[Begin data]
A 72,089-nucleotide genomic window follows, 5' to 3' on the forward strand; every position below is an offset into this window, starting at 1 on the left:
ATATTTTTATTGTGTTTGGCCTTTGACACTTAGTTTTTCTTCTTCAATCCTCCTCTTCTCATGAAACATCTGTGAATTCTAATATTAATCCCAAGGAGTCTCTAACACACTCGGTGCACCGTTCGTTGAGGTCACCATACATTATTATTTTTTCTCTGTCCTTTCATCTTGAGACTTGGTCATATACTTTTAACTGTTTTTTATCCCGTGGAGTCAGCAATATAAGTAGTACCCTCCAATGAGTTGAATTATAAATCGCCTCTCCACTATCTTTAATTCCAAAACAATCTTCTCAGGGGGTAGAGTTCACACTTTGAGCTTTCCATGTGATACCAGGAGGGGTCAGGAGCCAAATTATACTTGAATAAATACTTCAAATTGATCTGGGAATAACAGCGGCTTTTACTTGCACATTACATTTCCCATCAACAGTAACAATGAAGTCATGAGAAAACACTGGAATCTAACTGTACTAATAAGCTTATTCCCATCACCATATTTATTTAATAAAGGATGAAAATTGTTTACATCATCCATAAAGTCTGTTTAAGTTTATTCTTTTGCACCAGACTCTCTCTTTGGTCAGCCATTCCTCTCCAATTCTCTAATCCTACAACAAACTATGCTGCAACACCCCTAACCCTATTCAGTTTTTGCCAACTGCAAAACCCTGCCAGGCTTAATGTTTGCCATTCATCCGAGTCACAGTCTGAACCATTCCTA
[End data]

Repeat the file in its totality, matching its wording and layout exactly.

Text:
A 72,089-nucleotide genomic window follows, 5' to 3' on the forward strand; every position below is an offset into this window, starting at 1 on the left:
ATATTTTTATTGTGTTTGGCCTTTGACACTTAGTTTTTCTTCTTCAATCCTCCTCTTCTCATGAAACATCTGTGAATTCTAATATTAATCCCAAGGAGTCTCTAACACACTCGGTGCACCGTTCGTTGAGGTCACCATACATTATTATTTTTTCTCTGTCCTTTCATCTTGAGACTTGGTCATATACTTTTAACTGTTTTTTATCCCGTGGAGTCAGCAATATAAGTAGTACCCTCCAATGAGTTGAATTATAAATCGCCTCTCCACTATCTTTAATTCCAAAACAATCTTCTCAGGGGGTAGAGTTCACACTTTGAGCTTTCCATGTGATACCAGGAGGGGTCAGGAGCCAAATTATACTTGAATAAATACTTCAAATTGATCTGGGAATAACAGCGGCTTTTACTTGCACATTACATTTCCCATCAACAGTAACAATGAAGTCATGAGAAAACACTGGAATCTAACTGTACTAATAAGCTTATTCCCATCACCATATTTATTTAATAAAGGATGAAAATTGTTTACATCATCCATAAAGTCTGTTTAAGTTTATTCTTTTGCACCAGACTCTCTCTTTGGTCAGCCATTCCTCTCCAATTCTCTAATCCTACAACAAACTATGCTGCAACACCCCTAACCCTATTCAGTTTTTGCCAACTGCAAAACCCTGCCAGGCTTAATGTTTGCCATTCATCCGAGTCACAGTCTGAACCATTCCTA